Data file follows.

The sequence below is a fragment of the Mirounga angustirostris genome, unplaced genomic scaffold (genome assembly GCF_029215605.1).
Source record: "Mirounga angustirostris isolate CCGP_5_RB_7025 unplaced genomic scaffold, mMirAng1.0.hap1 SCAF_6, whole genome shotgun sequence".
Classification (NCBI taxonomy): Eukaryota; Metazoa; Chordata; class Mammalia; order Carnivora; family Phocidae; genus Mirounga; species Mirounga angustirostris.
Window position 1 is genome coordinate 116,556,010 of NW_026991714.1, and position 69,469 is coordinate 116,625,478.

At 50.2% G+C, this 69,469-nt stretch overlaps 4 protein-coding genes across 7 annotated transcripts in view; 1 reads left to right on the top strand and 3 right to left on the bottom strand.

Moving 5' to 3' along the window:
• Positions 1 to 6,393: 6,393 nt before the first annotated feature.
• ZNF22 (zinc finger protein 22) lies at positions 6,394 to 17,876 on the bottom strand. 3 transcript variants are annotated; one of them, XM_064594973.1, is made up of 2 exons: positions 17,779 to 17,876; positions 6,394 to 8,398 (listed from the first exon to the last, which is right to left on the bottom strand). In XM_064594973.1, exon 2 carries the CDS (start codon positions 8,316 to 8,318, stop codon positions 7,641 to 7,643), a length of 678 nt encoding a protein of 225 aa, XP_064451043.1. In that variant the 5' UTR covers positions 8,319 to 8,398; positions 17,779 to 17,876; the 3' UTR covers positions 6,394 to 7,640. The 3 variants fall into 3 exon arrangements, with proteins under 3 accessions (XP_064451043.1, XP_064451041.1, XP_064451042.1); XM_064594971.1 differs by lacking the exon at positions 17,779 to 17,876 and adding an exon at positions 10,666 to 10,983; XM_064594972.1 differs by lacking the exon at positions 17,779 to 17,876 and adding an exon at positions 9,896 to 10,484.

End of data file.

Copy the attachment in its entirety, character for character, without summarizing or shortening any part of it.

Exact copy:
The sequence below is a fragment of the Mirounga angustirostris genome, unplaced genomic scaffold (genome assembly GCF_029215605.1).
Source record: "Mirounga angustirostris isolate CCGP_5_RB_7025 unplaced genomic scaffold, mMirAng1.0.hap1 SCAF_6, whole genome shotgun sequence".
Classification (NCBI taxonomy): Eukaryota; Metazoa; Chordata; class Mammalia; order Carnivora; family Phocidae; genus Mirounga; species Mirounga angustirostris.
Window position 1 is genome coordinate 116,556,010 of NW_026991714.1, and position 69,469 is coordinate 116,625,478.

At 50.2% G+C, this 69,469-nt stretch overlaps 4 protein-coding genes across 7 annotated transcripts in view; 1 reads left to right on the top strand and 3 right to left on the bottom strand.

Moving 5' to 3' along the window:
• Positions 1 to 6,393: 6,393 nt before the first annotated feature.
• ZNF22 (zinc finger protein 22) lies at positions 6,394 to 17,876 on the bottom strand. 3 transcript variants are annotated; one of them, XM_064594973.1, is made up of 2 exons: positions 17,779 to 17,876; positions 6,394 to 8,398 (listed from the first exon to the last, which is right to left on the bottom strand). In XM_064594973.1, exon 2 carries the CDS (start codon positions 8,316 to 8,318, stop codon positions 7,641 to 7,643), a length of 678 nt encoding a protein of 225 aa, XP_064451043.1. In that variant the 5' UTR covers positions 8,319 to 8,398; positions 17,779 to 17,876; the 3' UTR covers positions 6,394 to 7,640. The 3 variants fall into 3 exon arrangements, with proteins under 3 accessions (XP_064451043.1, XP_064451041.1, XP_064451042.1); XM_064594971.1 differs by lacking the exon at positions 17,779 to 17,876 and adding an exon at positions 10,666 to 10,983; XM_064594972.1 differs by lacking the exon at positions 17,779 to 17,876 and adding an exon at positions 9,896 to 10,484.